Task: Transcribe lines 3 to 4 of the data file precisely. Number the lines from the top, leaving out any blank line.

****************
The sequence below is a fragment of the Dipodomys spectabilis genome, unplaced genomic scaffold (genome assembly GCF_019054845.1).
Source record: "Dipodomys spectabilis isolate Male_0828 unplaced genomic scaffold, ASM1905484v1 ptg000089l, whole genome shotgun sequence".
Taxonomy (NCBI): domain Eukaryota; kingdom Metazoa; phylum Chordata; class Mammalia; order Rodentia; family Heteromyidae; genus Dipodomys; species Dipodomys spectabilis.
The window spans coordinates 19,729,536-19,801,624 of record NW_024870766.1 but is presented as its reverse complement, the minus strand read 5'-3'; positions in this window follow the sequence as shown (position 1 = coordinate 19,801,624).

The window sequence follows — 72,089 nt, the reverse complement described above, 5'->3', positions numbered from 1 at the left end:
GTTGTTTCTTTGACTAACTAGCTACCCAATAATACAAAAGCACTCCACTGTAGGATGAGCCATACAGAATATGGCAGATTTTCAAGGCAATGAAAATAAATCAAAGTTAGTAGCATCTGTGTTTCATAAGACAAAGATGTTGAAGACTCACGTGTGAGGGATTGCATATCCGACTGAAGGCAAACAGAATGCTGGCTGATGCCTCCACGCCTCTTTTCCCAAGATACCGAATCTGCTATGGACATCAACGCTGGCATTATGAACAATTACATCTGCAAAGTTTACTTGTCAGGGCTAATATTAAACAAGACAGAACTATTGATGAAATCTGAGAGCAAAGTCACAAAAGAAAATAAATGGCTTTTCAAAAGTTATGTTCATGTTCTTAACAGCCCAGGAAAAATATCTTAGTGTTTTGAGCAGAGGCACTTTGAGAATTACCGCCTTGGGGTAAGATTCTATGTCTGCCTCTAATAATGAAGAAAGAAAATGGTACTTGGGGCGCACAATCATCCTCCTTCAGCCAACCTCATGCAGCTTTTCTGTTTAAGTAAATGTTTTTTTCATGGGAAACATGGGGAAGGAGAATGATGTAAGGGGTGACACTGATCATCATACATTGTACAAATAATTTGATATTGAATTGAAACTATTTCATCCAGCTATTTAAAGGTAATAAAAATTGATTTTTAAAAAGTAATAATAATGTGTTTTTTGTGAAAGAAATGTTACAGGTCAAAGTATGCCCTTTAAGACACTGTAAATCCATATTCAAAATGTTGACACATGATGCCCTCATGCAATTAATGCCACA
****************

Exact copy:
Taxonomy (NCBI): domain Eukaryota; kingdom Metazoa; phylum Chordata; class Mammalia; order Rodentia; family Heteromyidae; genus Dipodomys; species Dipodomys spectabilis.
The window spans coordinates 19,729,536-19,801,624 of record NW_024870766.1 but is presented as its reverse complement, the minus strand read 5'-3'; positions in this window follow the sequence as shown (position 1 = coordinate 19,801,624).